Investigate your package dependencies with prdeps and Unix

At $DAYJOB I work on a very large Go application; hundreds and hundreds of packages. Recently I’ve been trying to untangle some code that has inadvertently grown huge trunks of dependencies. I suspect this is what is causing the time taken to link our tests to become the subject of ridicule.

I’ve tried previously to visualise the dependency graph of a package, and found the results unsatisfying. This time around I decided to write something simpler, and was pleased with the results. I present prdeps.

In traditional unix style, prdeps does very little, and expects to be part of a larger text processing pipeline.

% prdeps

Because Go packages are not a DAG, but a graph┬ánot a tree, but a directed graph, the output of running prdeps on any non trivial package is going to be verbose–be prepared for this.

prdeps, like go list takes a -f flag to modify its output. In this example we alter the output format from the usual indented version (which is presented to the template as .Indent) and disable suppression of the stdlib with the -s flag.

% prdeps -s -f {{.ImportPath}} | head -n5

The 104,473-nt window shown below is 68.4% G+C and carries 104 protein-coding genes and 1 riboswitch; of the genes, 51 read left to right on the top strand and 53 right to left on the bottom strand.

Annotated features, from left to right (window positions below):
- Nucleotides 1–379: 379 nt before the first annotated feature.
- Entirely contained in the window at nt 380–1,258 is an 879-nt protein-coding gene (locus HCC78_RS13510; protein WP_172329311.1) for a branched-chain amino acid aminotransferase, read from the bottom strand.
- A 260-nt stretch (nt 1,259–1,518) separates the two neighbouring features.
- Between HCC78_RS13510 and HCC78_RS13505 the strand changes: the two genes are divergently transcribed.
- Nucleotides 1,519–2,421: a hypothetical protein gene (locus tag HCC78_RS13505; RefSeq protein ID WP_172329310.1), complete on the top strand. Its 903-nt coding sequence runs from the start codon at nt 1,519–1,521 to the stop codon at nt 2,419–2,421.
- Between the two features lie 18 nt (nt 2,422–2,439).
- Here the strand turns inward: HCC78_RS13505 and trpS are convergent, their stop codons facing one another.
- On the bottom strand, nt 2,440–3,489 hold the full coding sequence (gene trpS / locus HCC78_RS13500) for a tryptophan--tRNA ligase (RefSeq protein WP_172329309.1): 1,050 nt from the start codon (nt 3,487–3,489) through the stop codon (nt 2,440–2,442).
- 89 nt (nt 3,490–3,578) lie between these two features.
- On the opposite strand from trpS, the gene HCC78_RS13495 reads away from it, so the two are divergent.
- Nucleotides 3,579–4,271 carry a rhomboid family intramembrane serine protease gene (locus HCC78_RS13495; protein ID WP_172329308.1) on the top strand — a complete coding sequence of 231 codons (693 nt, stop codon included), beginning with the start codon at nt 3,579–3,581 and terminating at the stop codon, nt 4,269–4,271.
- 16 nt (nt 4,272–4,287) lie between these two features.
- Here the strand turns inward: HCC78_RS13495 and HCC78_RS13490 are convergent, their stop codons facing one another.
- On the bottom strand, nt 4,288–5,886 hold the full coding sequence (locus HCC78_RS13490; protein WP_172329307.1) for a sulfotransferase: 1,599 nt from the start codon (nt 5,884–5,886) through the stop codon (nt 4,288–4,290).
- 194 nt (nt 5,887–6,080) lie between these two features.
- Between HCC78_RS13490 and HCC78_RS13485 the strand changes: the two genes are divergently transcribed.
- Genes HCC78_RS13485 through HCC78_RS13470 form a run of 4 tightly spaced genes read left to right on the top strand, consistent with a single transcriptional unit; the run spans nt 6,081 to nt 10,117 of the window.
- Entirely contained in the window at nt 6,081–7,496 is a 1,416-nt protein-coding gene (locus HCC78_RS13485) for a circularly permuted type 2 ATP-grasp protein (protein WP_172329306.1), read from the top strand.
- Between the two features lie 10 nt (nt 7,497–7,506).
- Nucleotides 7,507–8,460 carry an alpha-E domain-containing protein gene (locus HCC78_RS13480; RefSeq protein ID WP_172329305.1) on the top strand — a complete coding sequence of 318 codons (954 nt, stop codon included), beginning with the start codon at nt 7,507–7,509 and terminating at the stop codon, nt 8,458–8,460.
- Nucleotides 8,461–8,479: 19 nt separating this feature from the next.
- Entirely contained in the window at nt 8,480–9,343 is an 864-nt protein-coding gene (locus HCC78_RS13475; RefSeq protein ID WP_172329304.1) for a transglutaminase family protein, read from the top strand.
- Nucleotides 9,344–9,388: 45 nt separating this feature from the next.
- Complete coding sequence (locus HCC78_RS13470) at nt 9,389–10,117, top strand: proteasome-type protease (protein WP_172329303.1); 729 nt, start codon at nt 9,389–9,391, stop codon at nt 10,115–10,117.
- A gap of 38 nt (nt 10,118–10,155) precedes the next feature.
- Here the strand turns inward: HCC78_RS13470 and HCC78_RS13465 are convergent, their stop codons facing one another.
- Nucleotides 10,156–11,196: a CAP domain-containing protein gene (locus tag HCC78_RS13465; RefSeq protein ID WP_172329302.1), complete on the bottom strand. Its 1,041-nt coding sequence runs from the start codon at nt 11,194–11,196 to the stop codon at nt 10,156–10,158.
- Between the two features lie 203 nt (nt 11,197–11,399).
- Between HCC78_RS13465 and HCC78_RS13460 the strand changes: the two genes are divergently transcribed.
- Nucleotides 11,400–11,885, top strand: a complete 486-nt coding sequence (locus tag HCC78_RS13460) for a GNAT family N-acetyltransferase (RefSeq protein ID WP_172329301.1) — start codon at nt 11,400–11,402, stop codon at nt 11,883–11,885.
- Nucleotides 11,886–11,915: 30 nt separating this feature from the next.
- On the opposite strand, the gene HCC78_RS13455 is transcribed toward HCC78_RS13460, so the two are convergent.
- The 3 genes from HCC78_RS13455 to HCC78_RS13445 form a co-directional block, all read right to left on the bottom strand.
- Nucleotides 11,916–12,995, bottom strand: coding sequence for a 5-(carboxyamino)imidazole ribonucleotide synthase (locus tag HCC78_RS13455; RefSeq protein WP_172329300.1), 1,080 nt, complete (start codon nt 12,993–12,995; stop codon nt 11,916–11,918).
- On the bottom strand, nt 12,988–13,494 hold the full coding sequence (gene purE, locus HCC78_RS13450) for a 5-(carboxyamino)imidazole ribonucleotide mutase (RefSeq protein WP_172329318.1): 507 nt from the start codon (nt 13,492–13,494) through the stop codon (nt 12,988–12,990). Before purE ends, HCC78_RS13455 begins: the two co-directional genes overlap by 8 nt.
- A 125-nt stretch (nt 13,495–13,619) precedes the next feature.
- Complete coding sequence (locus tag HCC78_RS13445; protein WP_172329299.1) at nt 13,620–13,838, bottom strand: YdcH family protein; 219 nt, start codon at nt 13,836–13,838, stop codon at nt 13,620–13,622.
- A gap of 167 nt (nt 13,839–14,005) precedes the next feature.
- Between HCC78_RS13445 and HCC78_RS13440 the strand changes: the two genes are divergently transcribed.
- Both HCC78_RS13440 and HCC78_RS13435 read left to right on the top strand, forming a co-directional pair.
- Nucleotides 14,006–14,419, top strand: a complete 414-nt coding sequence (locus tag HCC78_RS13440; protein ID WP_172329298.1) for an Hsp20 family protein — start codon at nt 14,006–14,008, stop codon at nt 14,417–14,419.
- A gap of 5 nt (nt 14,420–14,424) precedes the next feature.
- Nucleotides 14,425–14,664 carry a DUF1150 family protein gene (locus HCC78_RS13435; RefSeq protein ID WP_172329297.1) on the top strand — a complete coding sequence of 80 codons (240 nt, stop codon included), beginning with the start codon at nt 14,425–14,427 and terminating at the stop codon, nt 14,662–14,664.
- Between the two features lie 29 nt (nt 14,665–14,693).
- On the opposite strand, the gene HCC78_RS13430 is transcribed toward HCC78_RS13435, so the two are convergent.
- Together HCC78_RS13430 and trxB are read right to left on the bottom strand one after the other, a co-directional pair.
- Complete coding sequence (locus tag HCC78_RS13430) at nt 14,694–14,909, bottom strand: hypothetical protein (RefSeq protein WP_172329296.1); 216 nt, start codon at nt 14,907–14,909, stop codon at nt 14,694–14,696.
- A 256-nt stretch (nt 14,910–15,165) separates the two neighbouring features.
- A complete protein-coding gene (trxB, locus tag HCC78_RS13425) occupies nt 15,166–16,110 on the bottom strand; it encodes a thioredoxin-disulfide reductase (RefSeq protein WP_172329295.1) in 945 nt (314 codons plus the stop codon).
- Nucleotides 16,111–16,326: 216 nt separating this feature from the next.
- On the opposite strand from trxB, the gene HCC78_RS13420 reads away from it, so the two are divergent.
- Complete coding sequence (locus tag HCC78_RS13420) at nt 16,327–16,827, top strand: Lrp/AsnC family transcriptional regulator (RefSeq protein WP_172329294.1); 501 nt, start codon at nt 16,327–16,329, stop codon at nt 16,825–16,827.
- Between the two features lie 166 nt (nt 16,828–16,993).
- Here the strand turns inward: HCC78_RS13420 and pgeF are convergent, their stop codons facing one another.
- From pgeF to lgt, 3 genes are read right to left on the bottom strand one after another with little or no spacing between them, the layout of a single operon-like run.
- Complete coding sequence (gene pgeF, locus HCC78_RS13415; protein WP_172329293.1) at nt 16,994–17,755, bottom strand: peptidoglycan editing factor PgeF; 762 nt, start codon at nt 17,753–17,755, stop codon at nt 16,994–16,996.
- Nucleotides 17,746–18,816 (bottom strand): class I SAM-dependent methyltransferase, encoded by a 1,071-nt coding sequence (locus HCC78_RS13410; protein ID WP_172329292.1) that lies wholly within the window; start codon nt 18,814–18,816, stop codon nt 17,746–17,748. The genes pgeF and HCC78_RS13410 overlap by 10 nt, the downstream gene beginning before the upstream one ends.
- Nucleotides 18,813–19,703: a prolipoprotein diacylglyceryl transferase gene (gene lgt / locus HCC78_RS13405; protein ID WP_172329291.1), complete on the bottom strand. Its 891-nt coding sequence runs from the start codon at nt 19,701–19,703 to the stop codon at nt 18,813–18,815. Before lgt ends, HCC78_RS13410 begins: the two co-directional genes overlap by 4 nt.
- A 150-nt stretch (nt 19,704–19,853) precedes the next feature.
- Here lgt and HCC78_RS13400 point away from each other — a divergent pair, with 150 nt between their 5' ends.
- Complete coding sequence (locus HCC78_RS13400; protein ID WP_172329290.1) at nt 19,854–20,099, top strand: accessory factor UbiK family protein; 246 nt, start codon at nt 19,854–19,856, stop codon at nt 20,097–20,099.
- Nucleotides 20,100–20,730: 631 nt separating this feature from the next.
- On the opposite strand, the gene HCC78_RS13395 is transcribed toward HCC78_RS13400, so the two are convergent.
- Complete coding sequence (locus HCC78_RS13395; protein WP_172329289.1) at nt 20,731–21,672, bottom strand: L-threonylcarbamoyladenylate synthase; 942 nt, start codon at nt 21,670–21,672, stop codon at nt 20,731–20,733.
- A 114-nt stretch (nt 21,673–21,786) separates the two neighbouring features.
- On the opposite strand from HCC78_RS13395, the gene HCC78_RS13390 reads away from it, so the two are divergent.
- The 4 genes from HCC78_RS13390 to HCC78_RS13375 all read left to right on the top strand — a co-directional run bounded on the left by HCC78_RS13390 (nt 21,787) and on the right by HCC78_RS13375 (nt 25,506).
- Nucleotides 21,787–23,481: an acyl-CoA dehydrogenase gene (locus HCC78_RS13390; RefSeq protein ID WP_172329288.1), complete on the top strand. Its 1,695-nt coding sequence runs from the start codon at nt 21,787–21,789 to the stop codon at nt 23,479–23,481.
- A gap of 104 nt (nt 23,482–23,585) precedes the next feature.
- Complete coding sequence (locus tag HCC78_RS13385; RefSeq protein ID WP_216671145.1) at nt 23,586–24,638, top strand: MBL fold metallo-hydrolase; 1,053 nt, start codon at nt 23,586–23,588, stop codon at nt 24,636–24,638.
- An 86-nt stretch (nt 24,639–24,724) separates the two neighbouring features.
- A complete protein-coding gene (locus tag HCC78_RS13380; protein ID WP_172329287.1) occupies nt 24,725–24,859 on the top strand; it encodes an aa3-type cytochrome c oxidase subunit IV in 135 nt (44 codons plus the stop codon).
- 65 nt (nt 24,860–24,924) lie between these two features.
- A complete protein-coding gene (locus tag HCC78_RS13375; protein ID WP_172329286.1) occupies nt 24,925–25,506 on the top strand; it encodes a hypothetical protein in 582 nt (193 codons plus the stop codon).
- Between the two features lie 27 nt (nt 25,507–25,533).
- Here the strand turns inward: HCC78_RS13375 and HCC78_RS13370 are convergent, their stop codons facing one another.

Note that errors appears twice in the first five lines of output. errors actually appears 763 times in the output because almost every package either imports it directly and imports a package which also imports errors.

% prdeps -s -f {{.ImportPath}} | grep -c errors

Another prdeps feature is to print the import graph from the perspective of a test (-t is for internal tests, -T is for external):

% prdeps -T

Compare this to the previous non test output above. This feature was why I built prdeps as I wanted to track down reason the linker was taking so long to link the tests for some of our packages.

prdeps took about 30 minutes to write, and another hour to address the performance issues from several million lines of output that are produced by a non trivial invocation. I’m sure the same result could be done with the right amount of go list, but the pleasure of being able to write exactly the tool I wanted for the job at hand was reason enough for me.